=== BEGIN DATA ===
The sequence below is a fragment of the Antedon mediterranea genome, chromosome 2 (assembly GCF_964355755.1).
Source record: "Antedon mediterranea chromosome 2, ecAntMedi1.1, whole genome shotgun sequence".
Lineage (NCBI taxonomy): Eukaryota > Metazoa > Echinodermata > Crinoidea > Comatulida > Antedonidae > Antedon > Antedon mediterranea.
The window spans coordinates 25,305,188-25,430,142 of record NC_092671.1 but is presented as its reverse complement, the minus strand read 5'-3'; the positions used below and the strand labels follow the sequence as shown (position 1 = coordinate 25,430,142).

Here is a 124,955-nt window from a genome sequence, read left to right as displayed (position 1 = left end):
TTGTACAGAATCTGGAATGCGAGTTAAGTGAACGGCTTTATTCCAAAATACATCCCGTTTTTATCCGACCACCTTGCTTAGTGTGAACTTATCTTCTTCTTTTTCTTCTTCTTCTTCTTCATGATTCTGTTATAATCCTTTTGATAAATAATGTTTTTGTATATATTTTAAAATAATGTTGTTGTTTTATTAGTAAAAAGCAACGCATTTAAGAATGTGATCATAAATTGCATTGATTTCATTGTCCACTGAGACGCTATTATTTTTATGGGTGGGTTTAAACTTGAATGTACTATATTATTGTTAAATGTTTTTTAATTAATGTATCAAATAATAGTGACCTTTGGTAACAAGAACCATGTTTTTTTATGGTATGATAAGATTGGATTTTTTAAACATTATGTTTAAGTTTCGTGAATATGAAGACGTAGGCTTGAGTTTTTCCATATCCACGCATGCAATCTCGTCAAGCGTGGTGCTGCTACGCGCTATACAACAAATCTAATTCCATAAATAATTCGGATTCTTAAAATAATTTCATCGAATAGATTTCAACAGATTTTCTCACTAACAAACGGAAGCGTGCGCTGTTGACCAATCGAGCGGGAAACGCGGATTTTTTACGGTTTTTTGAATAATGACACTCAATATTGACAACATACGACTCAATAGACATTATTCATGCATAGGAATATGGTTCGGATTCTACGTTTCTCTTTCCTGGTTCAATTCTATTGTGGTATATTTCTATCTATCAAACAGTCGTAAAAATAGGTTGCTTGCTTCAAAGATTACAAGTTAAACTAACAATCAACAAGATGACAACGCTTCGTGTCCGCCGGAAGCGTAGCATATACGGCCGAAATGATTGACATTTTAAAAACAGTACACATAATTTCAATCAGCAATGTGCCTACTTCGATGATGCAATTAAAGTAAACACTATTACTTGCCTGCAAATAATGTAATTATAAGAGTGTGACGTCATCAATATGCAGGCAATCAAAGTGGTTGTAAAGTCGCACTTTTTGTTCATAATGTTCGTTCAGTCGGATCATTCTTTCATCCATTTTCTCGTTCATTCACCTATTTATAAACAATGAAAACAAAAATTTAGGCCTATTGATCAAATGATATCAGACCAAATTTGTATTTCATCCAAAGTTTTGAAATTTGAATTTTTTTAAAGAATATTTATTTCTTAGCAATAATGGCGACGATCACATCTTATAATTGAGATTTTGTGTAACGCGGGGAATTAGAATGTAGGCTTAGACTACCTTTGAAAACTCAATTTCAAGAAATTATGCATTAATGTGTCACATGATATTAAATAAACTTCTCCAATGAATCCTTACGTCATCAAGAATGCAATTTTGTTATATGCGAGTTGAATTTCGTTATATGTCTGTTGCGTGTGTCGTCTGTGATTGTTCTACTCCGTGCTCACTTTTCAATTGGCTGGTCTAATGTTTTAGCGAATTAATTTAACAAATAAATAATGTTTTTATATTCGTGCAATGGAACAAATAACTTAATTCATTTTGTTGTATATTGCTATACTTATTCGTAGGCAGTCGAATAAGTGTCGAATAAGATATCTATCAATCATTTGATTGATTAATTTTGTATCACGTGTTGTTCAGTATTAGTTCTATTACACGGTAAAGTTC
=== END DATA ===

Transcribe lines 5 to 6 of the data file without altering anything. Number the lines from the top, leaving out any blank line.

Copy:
Here is a 124,955-nt window from a genome sequence, read left to right as displayed (position 1 = left end):
TTGTACAGAATCTGGAATGCGAGTTAAGTGAACGGCTTTATTCCAAAATACATCCCGTTTTTATCCGACCACCTTGCTTAGTGTGAACTTATCTTCTTCTTTTTCTTCTTCTTCTTCTTCATGATTCTGTTATAATCCTTTTGATAAATAATGTTTTTGTATATATTTTAAAATAATGTTGTTGTTTTATTAGTAAAAAGCAACGCATTTAAGAATGTGATCATAAATTGCATTGATTTCATTGTCCACTGAGACGCTATTATTTTTATGGGTGGGTTTAAACTTGAATGTACTATATTATTGTTAAATGTTTTTTAATTAATGTATCAAATAATAGTGACCTTTGGTAACAAGAACCATGTTTTTTTATGGTATGATAAGATTGGATTTTTTAAACATTATGTTTAAGTTTCGTGAATATGAAGACGTAGGCTTGAGTTTTTCCATATCCACGCATGCAATCTCGTCAAGCGTGGTGCTGCTACGCGCTATACAACAAATCTAATTCCATAAATAATTCGGATTCTTAAAATAATTTCATCGAATAGATTTCAACAGATTTTCTCACTAACAAACGGAAGCGTGCGCTGTTGACCAATCGAGCGGGAAACGCGGATTTTTTACGGTTTTTTGAATAATGACACTCAATATTGACAACATACGACTCAATAGACATTATTCATGCATAGGAATATGGTTCGGATTCTACGTTTCTCTTTCCTGGTTCAATTCTATTGTGGTATATTTCTATCTATCAAACAGTCGTAAAAATAGGTTGCTTGCTTCAAAGATTACAAGTTAAACTAACAATCAACAAGATGACAACGCTTCGTGTCCGCCGGAAGCGTAGCATATACGGCCGAAATGATTGACATTTTAAAAACAGTACACATAATTTCAATCAGCAATGTGCCTACTTCGATGATGCAATTAAAGTAAACACTATTACTTGCCTGCAAATAATGTAATTATAAGAGTGTGACGTCATCAATATGCAGGCAATCAAAGTGGTTGTAAAGTCGCACTTTTTGTTCATAATGTTCGTTCAGTCGGATCATTCTTTCATCCATTTTCTCGTTCATTCACCTATTTATAAACAATGAAAACAAAAATTTAGGCCTATTGATCAAATGATATCAGACCAAATTTGTATTTCATCCAAAGTTTTGAAATTTGAATTTTTTTAAAGAATATTTATTTCTTAGCAATAATGGCGACGATCACATCTTATAATTGAGATTTTGTGTAACGCGGGGAATTAGAATGTAGGCTTAGACTACCTTTGAAAACTCAATTTCAAGAAATTATGCATTAATGTGTCACATGATATTAAATAAACTTCTCCAATGAATCCTTACGTCATCAAGAATGCAATTTTGTTATATGCGAGTTGAATTTCGTTATATGTCTGTTGCGTGTGTCGTCTGTGATTGTTCTACTCCGTGCTCACTTTTCAATTGGCTGGTCTAATGTTTTAGCGAATTAATTTAACAAATAAATAATGTTTTTATATTCGTGCAATGGAACAAATAACTTAATTCATTTTGTTGTATATTGCTATACTTATTCGTAGGCAGTCGAATAAGTGTCGAATAAGATATCTATCAATCATTTGATTGATTAATTTTGTATCACGTGTTGTTCAGTATTAGTTCTATTACACGGTAAAGTTC